I literally started to work on it that second, sitting on the edge of my bed. It was fast and smooth and I finished it later that day. When I approach edits I like to keep the main fundamentals they have that are unique to them and almost just rework the best parts. Each edit and remix is different though, sometimes with a remix it’s best when your product sounds like a completely different piece of work.
At the end of last year, you launched the Waves series that is entirely self-released and recently reached its third edition earlier this month. What led to your decision to self-release this edit and the series as well?
It’s honestly really simple – I have a lot of music that I want to get out there and share with the world and this was the best and fastest way to do so. I get questions about starting a label and how it’s going and congrats, etc. On paper, yeah sure, it’s a label, but to me, and at the end of the day, it’s sole purpose is just for me to put music out when I want. I can make a track one day and a month later it can be on Spotify and Beatport. It’s nice to have this freedom.
Your mixes have been absolute stunners that have kept me enthralled the entire time. What’s your approach to track selection when putting together a mix? Where do you hunt for fresh tunes to play?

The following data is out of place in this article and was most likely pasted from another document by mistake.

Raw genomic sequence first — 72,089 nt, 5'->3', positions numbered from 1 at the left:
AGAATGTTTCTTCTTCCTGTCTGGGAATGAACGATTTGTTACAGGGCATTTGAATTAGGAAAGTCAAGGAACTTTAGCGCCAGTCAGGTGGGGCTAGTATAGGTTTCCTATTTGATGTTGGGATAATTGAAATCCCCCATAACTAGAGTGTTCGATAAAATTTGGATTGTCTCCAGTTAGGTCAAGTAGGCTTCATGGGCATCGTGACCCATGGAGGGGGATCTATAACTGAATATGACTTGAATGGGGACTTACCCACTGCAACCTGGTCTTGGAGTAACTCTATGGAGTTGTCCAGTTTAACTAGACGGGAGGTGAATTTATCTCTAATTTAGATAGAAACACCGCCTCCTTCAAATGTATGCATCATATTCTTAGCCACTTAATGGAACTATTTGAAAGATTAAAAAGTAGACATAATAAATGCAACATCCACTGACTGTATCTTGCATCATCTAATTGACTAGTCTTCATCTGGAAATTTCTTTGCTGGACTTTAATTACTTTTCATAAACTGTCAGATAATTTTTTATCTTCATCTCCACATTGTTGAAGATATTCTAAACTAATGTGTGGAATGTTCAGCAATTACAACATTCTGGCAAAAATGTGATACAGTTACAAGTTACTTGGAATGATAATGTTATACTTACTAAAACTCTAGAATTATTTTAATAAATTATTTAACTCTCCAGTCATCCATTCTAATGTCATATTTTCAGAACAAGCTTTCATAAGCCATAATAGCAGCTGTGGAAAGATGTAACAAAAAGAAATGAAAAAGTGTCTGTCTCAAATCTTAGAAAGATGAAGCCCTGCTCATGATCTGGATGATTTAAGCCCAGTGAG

My favorite way to make a mix is to just take a portion from a live recording from a show, as it’s the most authentic way to represent my sound. But if this isn’t an option I’ll record a new one, and I’ll check through promos and Beatport quick to see if anything brand new catches my ears.
I spend a lot of time on Beatport digging through charts and labels and finding new artists I’ve never heard of. So I’ll check what I’ve downloaded in the weeks before. I also like to put in something fresh that I’ve made from either that week or in the weeks before to see what people think about it when they listen to the mix. It’s a nice way to get feedback. So it’s a combo of all the above that goes into creating mixes.
One of the struggles you face that you’ve been very open about has been your battle with ADHD. What effect has this had on your ability to produce music in the studio and perform in live settings?